On March 29, Trinity University hosted the Stumberg Competition for entrepreneurship. Teams had to design a business and pitch it to a panel of judges. Successful teams won cash prizes.
Brittney Bowman, one of the people who helped organize the Stumberg Competition this year, described the event as a complete success.
â€œIt went really, really well. We had eleven teams pitch, and five of them won a five thousand dollar prize. It was a lot of fun, and the judges, who actually judge a lot of other competitions as well, said that the pitches that we had that night were some of the best pitches they had ever seen,â€ Bowman said.
Bowman believes much of the success of the competition comes from the training the entrepreneurship department gives its students.
â€œSo I think the Trinity entrepreneurship department does a really great job helping prepare people for it and making sure they have the right material in their pitches,â€ Bowman said.
Bowman continued to elaborate on what the judges were looking for in the contestantsâ€™ pitches, ideas and in the team itself.
â€œOne thing the judges are looking for is profit and whether or not itâ€™s a valid market. But another thing is just that they want to see that the team has done their research and knows what theyâ€™re talking about and also that the idea is practical,â€ said Bowman.
Further, judges wanted to ensure that the team designed a business that fit their skill sets.
â€œNot only that, but they want the team to fit with the idea, you know. They donâ€™t want a history guy pitching a tech idea. They want to make sure that the team either has the abilities necessary to make the idea feasible or that they know what kind of people they need to get on their team,â€ Bowman said.
Bowman then described one of the pitches that she particularly enjoyed hearing, and why she thinks their pitch went over well with the judges.
â€œOne of the pitches I really liked was about increasing awareness of rape and sexual assault. One of the ideas behind their platform was basically to make it a more common thing to talk about. Theyâ€™re actually one of the teams that won, and what the judges really liked about theirs was that they had done a lot of research and really knew what the people wanted it to be. Also, one thing that was really nice about theirs was that they pretty much just needed a website, they didnâ€™t necessarily need thousands of dollars to get it up and running. So it was different and it was for a good cause, and I think the judges really liked that,â€ Bowman said.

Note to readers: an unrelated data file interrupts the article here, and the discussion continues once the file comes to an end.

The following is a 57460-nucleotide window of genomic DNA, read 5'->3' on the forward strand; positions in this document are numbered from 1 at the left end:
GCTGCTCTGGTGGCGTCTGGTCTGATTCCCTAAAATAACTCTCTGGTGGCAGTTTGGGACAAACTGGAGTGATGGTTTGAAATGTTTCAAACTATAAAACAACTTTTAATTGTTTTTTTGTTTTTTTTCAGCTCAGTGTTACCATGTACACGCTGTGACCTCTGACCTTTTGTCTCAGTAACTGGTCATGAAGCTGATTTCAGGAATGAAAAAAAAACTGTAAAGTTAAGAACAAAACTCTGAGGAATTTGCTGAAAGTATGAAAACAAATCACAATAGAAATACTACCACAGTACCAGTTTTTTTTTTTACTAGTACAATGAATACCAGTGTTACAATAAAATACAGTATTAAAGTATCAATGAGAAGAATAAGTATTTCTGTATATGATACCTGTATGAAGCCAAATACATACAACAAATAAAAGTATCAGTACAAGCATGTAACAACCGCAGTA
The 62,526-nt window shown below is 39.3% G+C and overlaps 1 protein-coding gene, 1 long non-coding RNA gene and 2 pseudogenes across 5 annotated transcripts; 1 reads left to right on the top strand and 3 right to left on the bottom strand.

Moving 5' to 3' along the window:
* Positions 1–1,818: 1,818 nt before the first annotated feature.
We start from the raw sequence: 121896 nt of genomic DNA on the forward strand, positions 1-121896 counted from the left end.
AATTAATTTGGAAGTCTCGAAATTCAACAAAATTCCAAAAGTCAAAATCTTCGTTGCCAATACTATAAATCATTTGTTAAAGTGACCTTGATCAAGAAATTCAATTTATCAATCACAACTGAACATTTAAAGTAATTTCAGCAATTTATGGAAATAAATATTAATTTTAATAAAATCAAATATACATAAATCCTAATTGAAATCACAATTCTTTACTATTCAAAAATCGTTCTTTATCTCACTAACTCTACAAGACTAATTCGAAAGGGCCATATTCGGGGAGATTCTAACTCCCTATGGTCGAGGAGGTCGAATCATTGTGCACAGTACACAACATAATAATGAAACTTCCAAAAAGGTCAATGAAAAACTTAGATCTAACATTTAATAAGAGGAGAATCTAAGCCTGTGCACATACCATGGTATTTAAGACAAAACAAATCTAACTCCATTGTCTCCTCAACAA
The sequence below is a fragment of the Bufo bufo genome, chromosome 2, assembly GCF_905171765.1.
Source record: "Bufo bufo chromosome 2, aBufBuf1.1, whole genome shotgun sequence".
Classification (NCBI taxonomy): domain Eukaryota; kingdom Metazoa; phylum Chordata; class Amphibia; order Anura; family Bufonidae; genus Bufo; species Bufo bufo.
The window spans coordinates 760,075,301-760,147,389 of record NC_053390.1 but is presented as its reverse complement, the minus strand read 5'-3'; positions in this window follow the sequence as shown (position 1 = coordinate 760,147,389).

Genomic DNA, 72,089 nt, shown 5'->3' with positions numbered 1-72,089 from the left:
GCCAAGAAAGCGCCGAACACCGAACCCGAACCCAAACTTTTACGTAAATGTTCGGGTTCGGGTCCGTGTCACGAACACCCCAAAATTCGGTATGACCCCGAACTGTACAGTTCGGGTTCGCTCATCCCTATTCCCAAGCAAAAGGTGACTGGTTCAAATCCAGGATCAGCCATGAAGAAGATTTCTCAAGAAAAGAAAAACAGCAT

Meghan Mardashti, a Trinity first year that presented as a part of the team for the Womenâ€™s Ambassadors Forum, shared her experience in presenting in the Stumberg competition last week.
â€œOur presentation was mainly us hitting the key points of who we are, what weâ€™re doing, what our mission is and, of course, what we would use the money for. A lot of it really was just being confident and ready for anything because the judges can come up with a lot of questions, and it looks really bad if you donâ€™t have some sort of answer,â€ Mardashti said.
Bowman discussed the Womenâ€™s Ambassadors Forum pitch, and why the judges liked what they heard.
â€œThey knew what they were doing. They had a mission, they knew what they wanted it to look like, and they just generally had it all figured out. I think that one of the biggest things was that they knew what they were going to use the money for and what they would do with that. Obviously when youâ€™re asking investors for money, thatâ€™s their biggest question. They just really had it together,â€ Bowman said.
Mardashti continued to explain how she benefited from being a part of the competition and how it helped her grow as an entrepreneur.
â€œThe judges are some really successful people, and theyâ€™ve had a lot of experience. It was like a more mellow version of Shark Tank, you know, because there were a lot of spectators there, too, so you really wanted to make sure that you presented yourself and your idea really well. It definitely helps you get over the fear of public speaking and learning to present your ideas,â€ Mardashti said.
Bowman then offered her own advice to anyone considering entering into the Stumberg Competition for next year.
â€œDo all of your research. Any question the judges may ask, you need to be able to answer them. In addition to that, just be passionate about your idea. I saw one team that had a good idea, but they didnâ€™t have a lot of passion when they were talking about it, and I think the judges saw that, and thatâ€™s what got them down. The judges are also looking at the team, because, even if the idea is great, if the team doesnâ€™t seem like it would work, they arenâ€™t going to want to invest the money there. Be passionate, have a team with the same vision, and know the ins and outs of your presentation,â€ Bowman said.